Chemical exchange saturation transfer magnetic resonance imaging and its main and potential applications in pre-clinical and clinical studies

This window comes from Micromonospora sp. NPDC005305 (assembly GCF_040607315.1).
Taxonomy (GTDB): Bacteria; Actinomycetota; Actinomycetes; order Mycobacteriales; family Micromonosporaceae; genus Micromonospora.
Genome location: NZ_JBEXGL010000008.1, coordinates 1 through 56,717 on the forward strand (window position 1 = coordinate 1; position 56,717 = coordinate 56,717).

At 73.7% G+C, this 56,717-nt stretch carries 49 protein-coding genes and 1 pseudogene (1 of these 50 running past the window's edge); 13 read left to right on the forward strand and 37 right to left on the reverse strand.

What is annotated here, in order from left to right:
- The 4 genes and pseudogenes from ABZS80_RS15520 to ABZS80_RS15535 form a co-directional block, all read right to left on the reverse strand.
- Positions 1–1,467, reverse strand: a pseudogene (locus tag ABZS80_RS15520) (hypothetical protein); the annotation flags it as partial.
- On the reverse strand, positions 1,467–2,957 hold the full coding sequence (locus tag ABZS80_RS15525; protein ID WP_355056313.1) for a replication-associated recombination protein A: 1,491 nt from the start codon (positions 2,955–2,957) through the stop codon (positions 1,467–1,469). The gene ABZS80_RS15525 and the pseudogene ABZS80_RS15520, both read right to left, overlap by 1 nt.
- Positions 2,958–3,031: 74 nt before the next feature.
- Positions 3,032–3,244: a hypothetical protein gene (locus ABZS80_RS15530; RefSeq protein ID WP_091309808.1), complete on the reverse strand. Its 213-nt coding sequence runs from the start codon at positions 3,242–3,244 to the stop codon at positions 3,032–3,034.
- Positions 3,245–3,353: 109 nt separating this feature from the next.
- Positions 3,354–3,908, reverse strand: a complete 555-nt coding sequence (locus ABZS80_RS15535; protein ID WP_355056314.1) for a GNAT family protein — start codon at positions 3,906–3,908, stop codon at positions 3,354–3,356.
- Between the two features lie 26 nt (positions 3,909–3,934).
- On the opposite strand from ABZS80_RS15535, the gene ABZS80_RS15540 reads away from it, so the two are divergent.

Chemical exchange saturation transfer (CEST) imaging is a novel contrast mechanism, relying on the exchange between mobile protons in amide (-NH), amine (-NH2) and hydroxyl (-OH) groups and bulk water. Due to the targeted protons present in endogenous molecules or exogenous compounds applied externally, CEST imaging can respectively, generate endogenous or exogenous contrast. Nowadays, CEST imaging for endogenous contrast has been explored in pre-clinical and clinical studies. Amide CEST, also called amide proton transfer weighted (APT) imaging, generates CEST effect at 3.5 ppm away from the water signal and has been widely investigated. Given the sensitivity to amide proton concentration and pH level, APT imaging has shown robust performance in the assessment of ischemia, brain tumors, breast and prostate cancer as well as neurodegenerative diseases. With advanced methods proposed, pure APT and Nuclear Overhauser Effect (NOE) mediated CEST effects were separately fitted from original APT signal. Using both effects, early but promising results were obtained for glioma patients in the evaluation of tumor response to therapy and patient survival. Compared to amide CEST, amine CEST is also mobile proton concentration and pH dependent, but has a faster exchange rate between amine protons and water. The resultant CEST effect is usually introduced at 1.8–3 ppm. Glutamate and creatine, as two main metabolites with amine groups for CEST imaging, have been applied to quantitatively assess diseases in the central nervous system and muscle system, respectively. Glycosaminoglycan (Gag) as a representative metabolite with hydroxyl groups has also been measured to evaluate the cartilage of knee or intervertebral discs in CEST MRI. Due to limited frequency difference between hydroxyl protons and water, 7T for better spectral separation is preferred over 3T for GagCEST measurement. The applications of CEST MRI with exogenous contrast agents are still quite limited in clinic. While certain diamagnetic CEST agents, such as dynamic-glucose, have been tried in human for brain tumor or neck cancer assessment, most exogenous agents, i.e., paramagnetic CEST agents, are still tested in the pre-clinical stage, mainly due to potential toxicity. Engineered tissues for tissue regeneration and drug delivery have also shown a great potential in CEST imaging, as many of them, such as hydrogel and polyamide materials, contain mobile protons or can be incorporated with CEST specific chemical compounds. These engineered tissues can thus generate CEST effect in vivo, allowing a possibility to understand the fate of them in vivo longitudinally. Although the CEST MRI with engineered tissues has only been established in early stage, the obtained first evidence is crucial for further optimizing these biomaterials and finally accomplishing the translation into clinical use.